Fact: Data from the Berkeley Older Generation Study indicate that many elders are quite satisfied with their life [101]. More than one-third (36%) of persons older than 59 years of age and 15% of those older than 79 years of age stated they were currently experiencing the best time in their lives. A 2009 survey found that 60% of individuals 65 years of age and older stated they were very happy. A 2012 survey found that 65% of individuals 65 years of age and older indicated that the past year of their life has been normal or better than normal, and more than 80% of respondents agreed with the statement, "I have a strong sense of purpose and passion about my life and my future" [102]. Most of the factors that predict happiness for the young, such as good health and financial stability, also apply to the elderly. Older adults tend to report higher levels of well-being in part due to the quality of their social relationships [103].


Americans with disabilities represent a large and heterogeneous segment of the population. The prevalence of disability varies by age group and definition. Based on the U.S. Census Bureau's 2013 American Community Survey (ACS), which describes disability in terms of functional limitations, 12.6% of the civilian U.S. noninstitutionalized population has a disability, defined as difficulty in hearing or vision, cognitive function, ambulation, self-care, or independent living [104]. The U.S. Department of Education, which uses categorical disability labels, estimates that 13% of children and youth 3 to 21 years of age have a disability (defined as specific learning disabilities, speech or language impairments, intellectual disability, emotional disturbance, hearing impairments, orthopedic impairments, other health impairments, visual impairments, multiple disabilities, deaf-blindness, autism, traumatic brain injury, or developmental delay) [104].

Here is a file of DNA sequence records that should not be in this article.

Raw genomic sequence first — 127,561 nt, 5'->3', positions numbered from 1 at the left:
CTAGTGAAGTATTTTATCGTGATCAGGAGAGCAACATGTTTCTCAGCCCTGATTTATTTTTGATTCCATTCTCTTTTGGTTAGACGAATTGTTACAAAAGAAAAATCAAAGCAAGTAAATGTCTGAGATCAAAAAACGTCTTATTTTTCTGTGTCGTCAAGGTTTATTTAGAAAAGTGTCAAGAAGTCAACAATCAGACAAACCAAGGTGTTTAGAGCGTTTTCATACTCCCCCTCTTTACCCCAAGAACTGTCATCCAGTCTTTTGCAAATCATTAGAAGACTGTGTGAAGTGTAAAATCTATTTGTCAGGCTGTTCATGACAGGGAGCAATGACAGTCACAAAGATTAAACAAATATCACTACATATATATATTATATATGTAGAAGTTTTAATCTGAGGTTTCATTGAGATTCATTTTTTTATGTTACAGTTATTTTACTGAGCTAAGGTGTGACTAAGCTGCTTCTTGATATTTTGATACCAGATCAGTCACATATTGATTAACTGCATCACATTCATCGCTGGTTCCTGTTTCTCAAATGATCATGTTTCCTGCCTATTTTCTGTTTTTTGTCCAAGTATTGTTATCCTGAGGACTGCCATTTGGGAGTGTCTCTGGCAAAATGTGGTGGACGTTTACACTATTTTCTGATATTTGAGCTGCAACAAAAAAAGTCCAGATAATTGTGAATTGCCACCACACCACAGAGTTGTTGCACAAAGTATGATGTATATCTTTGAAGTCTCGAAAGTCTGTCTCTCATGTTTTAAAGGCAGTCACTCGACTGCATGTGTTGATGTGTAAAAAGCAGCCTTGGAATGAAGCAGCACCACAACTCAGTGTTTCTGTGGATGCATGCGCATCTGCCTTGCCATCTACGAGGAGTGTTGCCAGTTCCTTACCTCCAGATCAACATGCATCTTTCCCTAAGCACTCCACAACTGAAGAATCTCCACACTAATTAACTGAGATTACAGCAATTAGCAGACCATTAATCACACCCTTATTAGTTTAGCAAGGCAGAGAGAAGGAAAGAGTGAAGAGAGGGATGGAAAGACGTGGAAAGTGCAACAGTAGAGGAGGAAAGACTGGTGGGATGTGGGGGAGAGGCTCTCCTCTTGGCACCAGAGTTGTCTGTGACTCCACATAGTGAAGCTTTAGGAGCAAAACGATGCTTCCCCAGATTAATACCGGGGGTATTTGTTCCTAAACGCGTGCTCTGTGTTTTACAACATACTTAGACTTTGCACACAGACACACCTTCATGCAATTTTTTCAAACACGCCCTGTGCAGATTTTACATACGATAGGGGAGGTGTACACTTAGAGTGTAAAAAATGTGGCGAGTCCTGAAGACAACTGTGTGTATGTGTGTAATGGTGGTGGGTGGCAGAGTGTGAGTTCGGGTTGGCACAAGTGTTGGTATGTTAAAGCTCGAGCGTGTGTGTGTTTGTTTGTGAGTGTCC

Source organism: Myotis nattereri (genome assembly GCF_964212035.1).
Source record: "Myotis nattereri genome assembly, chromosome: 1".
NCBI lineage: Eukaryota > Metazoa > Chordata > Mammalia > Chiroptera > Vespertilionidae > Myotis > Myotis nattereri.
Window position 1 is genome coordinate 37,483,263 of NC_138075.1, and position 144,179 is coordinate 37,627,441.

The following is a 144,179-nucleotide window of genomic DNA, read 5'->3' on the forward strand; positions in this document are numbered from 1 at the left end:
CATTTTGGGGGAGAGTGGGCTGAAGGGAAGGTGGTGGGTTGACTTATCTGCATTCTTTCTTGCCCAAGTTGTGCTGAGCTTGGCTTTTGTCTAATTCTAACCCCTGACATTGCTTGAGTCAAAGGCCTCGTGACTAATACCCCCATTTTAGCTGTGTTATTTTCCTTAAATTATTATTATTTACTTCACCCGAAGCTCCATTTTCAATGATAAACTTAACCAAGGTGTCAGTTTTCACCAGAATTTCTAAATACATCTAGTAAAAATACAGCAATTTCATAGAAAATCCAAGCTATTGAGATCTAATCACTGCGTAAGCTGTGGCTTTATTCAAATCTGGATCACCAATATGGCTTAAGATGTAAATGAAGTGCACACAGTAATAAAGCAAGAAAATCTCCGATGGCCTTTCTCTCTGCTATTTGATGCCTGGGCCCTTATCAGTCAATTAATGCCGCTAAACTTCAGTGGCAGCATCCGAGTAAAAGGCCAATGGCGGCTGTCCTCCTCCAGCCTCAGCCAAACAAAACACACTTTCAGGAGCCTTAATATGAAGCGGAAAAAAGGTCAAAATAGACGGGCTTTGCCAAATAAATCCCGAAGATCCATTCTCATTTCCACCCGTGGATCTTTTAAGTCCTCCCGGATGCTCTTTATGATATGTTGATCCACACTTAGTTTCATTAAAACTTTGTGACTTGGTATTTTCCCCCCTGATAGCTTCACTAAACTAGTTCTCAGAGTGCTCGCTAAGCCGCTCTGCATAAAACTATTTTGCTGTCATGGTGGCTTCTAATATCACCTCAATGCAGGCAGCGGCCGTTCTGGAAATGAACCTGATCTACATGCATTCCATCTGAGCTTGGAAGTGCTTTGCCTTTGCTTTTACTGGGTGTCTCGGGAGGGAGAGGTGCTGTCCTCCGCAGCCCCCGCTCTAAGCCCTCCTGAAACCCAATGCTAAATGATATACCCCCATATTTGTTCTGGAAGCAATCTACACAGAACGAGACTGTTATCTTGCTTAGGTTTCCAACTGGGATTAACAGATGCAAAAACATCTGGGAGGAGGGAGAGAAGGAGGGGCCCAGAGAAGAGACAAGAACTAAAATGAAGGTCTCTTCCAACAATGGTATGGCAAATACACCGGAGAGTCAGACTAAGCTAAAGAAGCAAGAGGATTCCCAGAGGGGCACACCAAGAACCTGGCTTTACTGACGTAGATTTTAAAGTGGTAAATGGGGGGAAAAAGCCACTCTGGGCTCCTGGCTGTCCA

People with disabilities experience many health disparities. Some documented disparities include poorer self-rated health; higher rates of obesity, smoking, and inactivity; fewer cancer screenings (particularly mammography and Pap tests); fewer breast-conserving surgeries when breast cancer is diagnosed; and higher rates of death from breast or lung cancer [104].